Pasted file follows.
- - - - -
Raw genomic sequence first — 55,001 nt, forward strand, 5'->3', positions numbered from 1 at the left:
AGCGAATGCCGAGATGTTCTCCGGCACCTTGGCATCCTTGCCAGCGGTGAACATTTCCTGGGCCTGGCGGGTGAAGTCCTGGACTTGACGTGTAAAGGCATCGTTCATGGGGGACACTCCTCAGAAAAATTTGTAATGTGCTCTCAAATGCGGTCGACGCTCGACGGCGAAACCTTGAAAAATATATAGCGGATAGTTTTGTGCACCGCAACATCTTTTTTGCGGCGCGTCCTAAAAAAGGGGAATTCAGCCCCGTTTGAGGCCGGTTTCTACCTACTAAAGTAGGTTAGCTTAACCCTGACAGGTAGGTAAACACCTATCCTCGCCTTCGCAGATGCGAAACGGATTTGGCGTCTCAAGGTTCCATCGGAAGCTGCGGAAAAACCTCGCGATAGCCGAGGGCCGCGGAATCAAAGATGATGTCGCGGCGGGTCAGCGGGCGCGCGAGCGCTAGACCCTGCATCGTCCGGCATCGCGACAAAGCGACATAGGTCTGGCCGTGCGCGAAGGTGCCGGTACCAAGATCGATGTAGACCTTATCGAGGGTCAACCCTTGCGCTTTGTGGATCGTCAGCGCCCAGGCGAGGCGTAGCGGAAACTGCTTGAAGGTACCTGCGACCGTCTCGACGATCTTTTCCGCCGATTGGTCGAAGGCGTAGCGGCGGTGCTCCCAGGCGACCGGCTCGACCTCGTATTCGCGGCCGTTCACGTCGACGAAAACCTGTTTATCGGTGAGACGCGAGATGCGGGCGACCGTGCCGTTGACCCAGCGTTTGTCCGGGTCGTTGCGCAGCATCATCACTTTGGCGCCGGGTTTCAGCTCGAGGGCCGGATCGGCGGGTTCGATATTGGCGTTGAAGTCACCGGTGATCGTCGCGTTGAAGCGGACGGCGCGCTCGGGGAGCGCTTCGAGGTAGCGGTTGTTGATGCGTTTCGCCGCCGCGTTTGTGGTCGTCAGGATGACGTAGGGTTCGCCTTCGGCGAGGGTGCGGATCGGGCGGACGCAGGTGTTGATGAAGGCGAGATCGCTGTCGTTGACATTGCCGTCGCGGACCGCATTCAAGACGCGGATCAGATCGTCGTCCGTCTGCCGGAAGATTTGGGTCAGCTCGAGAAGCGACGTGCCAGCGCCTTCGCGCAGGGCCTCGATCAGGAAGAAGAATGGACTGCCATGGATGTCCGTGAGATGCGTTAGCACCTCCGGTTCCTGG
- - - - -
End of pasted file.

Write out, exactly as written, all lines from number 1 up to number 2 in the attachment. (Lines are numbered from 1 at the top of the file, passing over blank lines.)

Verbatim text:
Raw genomic sequence first — 55,001 nt, forward strand, 5'->3', positions numbered from 1 at the left:
AGCGAATGCCGAGATGTTCTCCGGCACCTTGGCATCCTTGCCAGCGGTGAACATTTCCTGGGCCTGGCGGGTGAAGTCCTGGACTTGACGTGTAAAGGCATCGTTCATGGGGGACACTCCTCAGAAAAATTTGTAATGTGCTCTCAAATGCGGTCGACGCTCGACGGCGAAACCTTGAAAAATATATAGCGGATAGTTTTGTGCACCGCAACATCTTTTTTGCGGCGCGTCCTAAAAAAGGGGAATTCAGCCCCGTTTGAGGCCGGTTTCTACCTACTAAAGTAGGTTAGCTTAACCCTGACAGGTAGGTAAACACCTATCCTCGCCTTCGCAGATGCGAAACGGATTTGGCGTCTCAAGGTTCCATCGGAAGCTGCGGAAAAACCTCGCGATAGCCGAGGGCCGCGGAATCAAAGATGATGTCGCGGCGGGTCAGCGGGCGCGCGAGCGCTAGACCCTGCATCGTCCGGCATCGCGACAAAGCGACATAGGTCTGGCCGTGCGCGAAGGTGCCGGTACCAAGATCGATGTAGACCTTATCGAGGGTCAACCCTTGCGCTTTGTGGATCGTCAGCGCCCAGGCGAGGCGTAGCGGAAACTGCTTGAAGGTACCTGCGACCGTCTCGACGATCTTTTCCGCCGATTGGTCGAAGGCGTAGCGGCGGTGCTCCCAGGCGACCGGCTCGACCTCGTATTCGCGGCCGTTCACGTCGACGAAAACCTGTTTATCGGTGAGACGCGAGATGCGGGCGACCGTGCCGTTGACCCAGCGTTTGTCCGGGTCGTTGCGCAGCATCATCACTTTGGCGCCGGGTTTCAGCTCGAGGGCCGGATCGGCGGGTTCGATATTGGCGTTGAAGTCACCGGTGATCGTCGCGTTGAAGCGGACGGCGCGCTCGGGGAGCGCTTCGAGGTAGCGGTTGTTGATGCGTTTCGCCGCCGCGTTTGTGGTCGTCAGGATGACGTAGGGTTCGCCTTCGGCGAGGGTGCGGATCGGGCGGACGCAGGTGTTGATGAAGGCGAGATCGCTGTCGTTGACATTGCCGTCGCGGACCGCATTCAAGACGCGGATCAGATCGTCGTCCGTCTGCCGGAAGATTTGGGTCAGCTCGAGAAGCGACGTGCCAGCGCCTTCGCGCAGGGCCTCGATCAGGAAGAAGAATGGACTGCCATGGATGTCCGTGAGATGCGTTAGCACCTCCGGTTCCTGG